Mick Foley Net Worth
Mick Foley has an estimated net worth of $14 million. Pro wrestling great Mick Foley earned a robust following for portraying multiple characters and for his willingness to endure immense physical punishment. He earns most of his income from his career as a wrestler, actor, and writer.
Mick Foley, who grew up on Long Island, New York, began his professional wrestling career as a college student. In the late 1980s, he gained attention from larger promotions as Cactus Jack, though his penchant for dangerous stunts left him vulnerable to injury. Foley later debuted the characters of Mankind and Dude Love in WWE and continued to thrill fans while establishing himself as a popular champion. Outside of the ring, he went on to become a best-selling author and go on a stand-up comedy tour.
To calculate the net worth of Mick Foley, subtract all his liabilities from his total assets. Investments, savings, cash deposits, and any equity he has in a house, car, or other similar asset are included in the total assets. All debts, such as personal loans and mortgages, are included in total liabilities.
Here’s the breakdown of his net worth:
|Net Worth:||$14 Million|
|Monthly Salary:||$100 Thousand|
|Annual Income:||$2 Million|
|Source of Wealth:||Writer, Novelist, Wrestler, Comedian, Actor, Voice Actor, Author|
Michael Francis Foley was born in Bloomington, Indiana on June 7, 1965, and raised in the East Setauket section of Long Island, New York. He joined the Ward Melville High School football, basketball, lacrosse, and wrestling teams, the latter of which included future comedian and actor Kevin James as a teammate.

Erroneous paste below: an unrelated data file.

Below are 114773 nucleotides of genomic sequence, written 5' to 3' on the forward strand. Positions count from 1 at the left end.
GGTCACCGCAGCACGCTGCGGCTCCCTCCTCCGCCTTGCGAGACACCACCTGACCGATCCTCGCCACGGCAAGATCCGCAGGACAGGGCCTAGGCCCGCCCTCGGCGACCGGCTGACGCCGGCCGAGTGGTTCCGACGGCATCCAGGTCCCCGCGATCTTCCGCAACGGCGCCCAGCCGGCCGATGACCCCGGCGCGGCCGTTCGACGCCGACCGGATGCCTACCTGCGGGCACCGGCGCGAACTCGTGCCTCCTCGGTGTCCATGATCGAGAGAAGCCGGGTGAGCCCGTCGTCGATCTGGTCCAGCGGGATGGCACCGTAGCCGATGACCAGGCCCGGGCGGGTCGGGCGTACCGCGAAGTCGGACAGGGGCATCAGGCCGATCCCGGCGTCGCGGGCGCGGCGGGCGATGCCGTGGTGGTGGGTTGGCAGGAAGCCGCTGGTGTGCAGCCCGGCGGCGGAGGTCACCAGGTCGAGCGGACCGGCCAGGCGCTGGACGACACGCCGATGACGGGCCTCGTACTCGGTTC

Foley was also a fan of professional wrestling, to the point where he staged matches with his friends. When he hitchhiked to Madison Square Garden as a freshman at Cortland State University to watch Jimmy “Superfly” Snuka wrestle Magnificent Muraco, he decided he wanted to be a professional wrestler.
Early Wrestling Career and Cactus Jack
After landing a job with a promoter’s ring crew, Foley was able to train under veteran wrestler Dominic DeNucci. Throughout college, he spent his weekends competing in independent matches and got a taste of the big time with an early appearance for World Wrestling Entertainment that pitted him against top tag-team duo the British Bulldogs and left him with a dislocated jaw.
Foley eventually settled into the role of Cactus Jack, an unpredictable outlaw from New Mexico, and began attracting attention from the sport’s larger promotions for his enthusiasm for absorbing punishment.
Foley began his career in the Continental Wrestling Association, where he formed a prominent tag-team partnership with Gary Young, before moving on to World Class Championship Wrestling, where he briefly assumed the persona of Charles Manson as Cactus Jack Manson.
By the time he debuted in World Championship Wrestling in 1989, Foley/Cactus had become a household name. Jack had built a reputation as a wrestler who was more than willing to be hit with a metal chair or slammed to the concrete floor. He also worked on character development, honing a schtick as an uncooperative tag-team participant who read books before pummeling his partner during matches.
Losing His Ear
Foley eventually became one of WCW’s top draws, despite clashes with his managers over his increasingly brutal and dangerous ring antics. During a match against Big Van Vader in March 1994 in Munich, Germany, Foley attempted a “hangman” stunt, getting his neck tangled in the ropes only to rip his right ear off while scrambling to get free.